University Communications

It takes a garden

Nick Hainlin in community garden

Criminal Justice Studies internship intersects with community engagement

With a garden comes risk. The elements are a constant factor – pests, drought, and even human error.

There is also the potential of great reward

This summer, the St. Cloud Rotary Community Outpost (COP House) dug in and added a community garden as one of their many ways of connecting and engaging with the community.

“The south side of St. Cloud is a food desert where it is difficult to buy affordable and good quality food,” said Taylor Richmond, a St. Cloud Police Officer working in the Community Engagement Division. The idea of community garden was born while speaking with CentraCare employees, Hani Jacobson and Mahado Ali, who also work at the COP House.  

On a hot summer evening in early August, the garden is producing. A group of women pull up in a minivan and come in to pick a few items for their salads that evening. They are met with a few eager and curious children who learn what each plant is producing.

Though the kids were really there ice cream from the freezer inside, the adults in the garden took the opportunity to introduce them to the food growing within the garden. A green tomato was mistaken for a pumpkin by one young girl, but she quickly learned that is what ketchup is made of.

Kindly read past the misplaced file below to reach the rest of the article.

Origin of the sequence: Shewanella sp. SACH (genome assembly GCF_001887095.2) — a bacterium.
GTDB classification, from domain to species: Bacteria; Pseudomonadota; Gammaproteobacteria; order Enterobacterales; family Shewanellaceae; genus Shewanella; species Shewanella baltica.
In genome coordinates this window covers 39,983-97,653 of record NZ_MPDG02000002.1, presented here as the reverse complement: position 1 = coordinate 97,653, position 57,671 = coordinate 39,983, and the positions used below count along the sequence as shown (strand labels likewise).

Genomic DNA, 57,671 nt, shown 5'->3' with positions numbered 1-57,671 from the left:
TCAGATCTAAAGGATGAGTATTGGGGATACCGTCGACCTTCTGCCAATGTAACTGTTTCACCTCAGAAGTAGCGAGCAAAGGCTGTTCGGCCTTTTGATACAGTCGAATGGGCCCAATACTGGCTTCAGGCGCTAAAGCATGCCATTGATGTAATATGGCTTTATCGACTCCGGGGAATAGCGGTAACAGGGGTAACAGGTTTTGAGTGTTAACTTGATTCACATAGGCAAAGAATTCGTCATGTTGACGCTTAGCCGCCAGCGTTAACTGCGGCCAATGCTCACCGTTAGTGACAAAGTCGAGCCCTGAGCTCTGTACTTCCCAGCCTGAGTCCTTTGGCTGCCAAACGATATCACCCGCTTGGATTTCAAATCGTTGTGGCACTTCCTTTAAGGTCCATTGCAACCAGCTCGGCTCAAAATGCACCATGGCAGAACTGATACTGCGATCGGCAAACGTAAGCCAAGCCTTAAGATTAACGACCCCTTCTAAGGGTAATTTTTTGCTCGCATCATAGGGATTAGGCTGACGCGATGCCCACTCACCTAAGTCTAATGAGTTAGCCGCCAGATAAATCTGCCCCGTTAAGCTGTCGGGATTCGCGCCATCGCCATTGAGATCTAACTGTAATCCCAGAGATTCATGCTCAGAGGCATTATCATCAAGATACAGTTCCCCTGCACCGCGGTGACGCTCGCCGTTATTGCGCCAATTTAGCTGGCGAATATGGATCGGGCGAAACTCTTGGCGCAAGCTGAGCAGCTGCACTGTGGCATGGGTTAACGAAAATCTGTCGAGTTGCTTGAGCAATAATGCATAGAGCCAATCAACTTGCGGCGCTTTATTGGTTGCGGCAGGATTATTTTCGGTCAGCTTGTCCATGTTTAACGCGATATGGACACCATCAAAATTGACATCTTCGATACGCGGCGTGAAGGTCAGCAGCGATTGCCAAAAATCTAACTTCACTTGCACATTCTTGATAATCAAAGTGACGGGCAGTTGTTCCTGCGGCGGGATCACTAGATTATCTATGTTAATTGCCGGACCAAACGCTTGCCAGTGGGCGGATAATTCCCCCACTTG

Nick Hainlin, a junior Criminal Justice major, was one of three COP House interns this summer. On day two of their internship, the garden task was charged to them. Within a week grass was cut out of the lawn and soil tilled.

With donated plants and seeds, Nick and the other interns started planting with the help of kids in the neighborhood. One intern was present each Monday evening throughout the summer for Gardening Club at the COP House.

“If you want anyone, but especially kids involved in any activity, you have to be willing to do it yourself,” Nick said.

It is this inset he practiced throughout the summer – inside the garden and out – at the COP House. A future peace officer for the state of Minnesota, he is solidifying a deep foundation in community policing. “You have to show you care about the community and the community will show it cares about you,” Nick said. “It’s a two-way street.”

The Community Engagement Division’s goal with the garden was to provide community members the opportunity to grow their own food and, perhaps, learn a new skill in the process. The garden is especially well received among its younger clients who have a desire to be helpful and whose curiosity cannot keep them out of the wood pallet fence surrounding the garden.

Audrey Hepburn once said, “To plant a garden is to believe in tomorrow.” The COP House has established the roots for many more years of community engagement with the surrounding community.